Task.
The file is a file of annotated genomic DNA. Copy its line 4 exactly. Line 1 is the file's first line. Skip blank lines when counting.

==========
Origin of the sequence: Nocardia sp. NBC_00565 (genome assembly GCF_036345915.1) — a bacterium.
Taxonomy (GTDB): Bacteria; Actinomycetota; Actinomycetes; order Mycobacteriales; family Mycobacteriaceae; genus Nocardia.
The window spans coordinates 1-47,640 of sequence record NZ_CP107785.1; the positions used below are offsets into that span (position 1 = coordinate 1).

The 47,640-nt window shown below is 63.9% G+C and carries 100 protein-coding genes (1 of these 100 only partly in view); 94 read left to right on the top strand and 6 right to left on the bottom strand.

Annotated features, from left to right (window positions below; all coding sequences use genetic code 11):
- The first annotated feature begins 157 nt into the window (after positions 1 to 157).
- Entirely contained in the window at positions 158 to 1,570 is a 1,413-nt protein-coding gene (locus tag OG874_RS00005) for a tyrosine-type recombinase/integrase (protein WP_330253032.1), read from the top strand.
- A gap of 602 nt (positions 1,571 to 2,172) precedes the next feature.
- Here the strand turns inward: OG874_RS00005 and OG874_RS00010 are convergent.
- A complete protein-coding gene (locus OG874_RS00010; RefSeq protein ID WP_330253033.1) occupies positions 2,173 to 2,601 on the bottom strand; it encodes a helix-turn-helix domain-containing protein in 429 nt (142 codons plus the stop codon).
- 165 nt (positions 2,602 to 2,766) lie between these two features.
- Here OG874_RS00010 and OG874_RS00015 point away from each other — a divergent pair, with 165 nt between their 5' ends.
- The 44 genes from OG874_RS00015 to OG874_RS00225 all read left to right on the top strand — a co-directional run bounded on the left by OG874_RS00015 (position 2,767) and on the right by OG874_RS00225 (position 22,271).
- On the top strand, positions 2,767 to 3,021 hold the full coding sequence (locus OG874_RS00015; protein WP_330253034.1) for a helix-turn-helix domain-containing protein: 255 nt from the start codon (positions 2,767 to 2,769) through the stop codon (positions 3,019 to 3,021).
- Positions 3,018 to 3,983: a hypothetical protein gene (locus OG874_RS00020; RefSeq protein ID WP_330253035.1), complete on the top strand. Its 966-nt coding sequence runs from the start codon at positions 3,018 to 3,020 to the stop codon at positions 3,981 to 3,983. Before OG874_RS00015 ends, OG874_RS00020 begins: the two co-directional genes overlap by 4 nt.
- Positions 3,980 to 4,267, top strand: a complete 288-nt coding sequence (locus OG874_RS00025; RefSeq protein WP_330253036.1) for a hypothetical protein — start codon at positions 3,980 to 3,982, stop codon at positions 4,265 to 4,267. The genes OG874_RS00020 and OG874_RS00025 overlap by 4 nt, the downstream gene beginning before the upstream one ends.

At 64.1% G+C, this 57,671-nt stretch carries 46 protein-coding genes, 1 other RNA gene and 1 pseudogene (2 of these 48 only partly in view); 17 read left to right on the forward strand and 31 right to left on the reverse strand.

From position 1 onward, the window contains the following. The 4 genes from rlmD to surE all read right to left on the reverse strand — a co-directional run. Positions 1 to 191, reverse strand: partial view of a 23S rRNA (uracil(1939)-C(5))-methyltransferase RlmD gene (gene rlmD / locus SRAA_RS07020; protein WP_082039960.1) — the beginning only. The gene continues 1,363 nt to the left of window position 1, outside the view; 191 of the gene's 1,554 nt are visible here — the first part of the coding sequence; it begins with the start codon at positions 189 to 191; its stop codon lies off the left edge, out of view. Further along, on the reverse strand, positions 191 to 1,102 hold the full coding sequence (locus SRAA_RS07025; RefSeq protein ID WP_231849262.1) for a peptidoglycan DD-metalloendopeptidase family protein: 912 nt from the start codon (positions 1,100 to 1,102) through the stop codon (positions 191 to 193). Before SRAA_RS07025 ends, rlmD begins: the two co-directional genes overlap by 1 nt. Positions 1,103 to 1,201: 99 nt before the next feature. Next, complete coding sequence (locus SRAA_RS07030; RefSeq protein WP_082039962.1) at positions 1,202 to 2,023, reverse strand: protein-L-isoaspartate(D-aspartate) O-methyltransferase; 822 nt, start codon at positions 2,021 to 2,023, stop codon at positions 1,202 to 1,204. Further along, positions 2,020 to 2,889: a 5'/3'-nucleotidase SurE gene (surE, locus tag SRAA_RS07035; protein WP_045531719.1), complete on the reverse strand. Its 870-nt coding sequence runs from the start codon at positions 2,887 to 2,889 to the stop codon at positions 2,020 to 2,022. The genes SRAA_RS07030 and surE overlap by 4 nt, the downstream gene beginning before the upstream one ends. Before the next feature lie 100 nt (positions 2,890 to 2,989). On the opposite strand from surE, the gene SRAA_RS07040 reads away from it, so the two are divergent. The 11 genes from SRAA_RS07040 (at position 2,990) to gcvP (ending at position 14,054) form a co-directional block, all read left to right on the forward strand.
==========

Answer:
The 47,640-nt window shown below is 63.9% G+C and carries 100 protein-coding genes (1 of these 100 only partly in view); 94 read left to right on the top strand and 6 right to left on the bottom strand.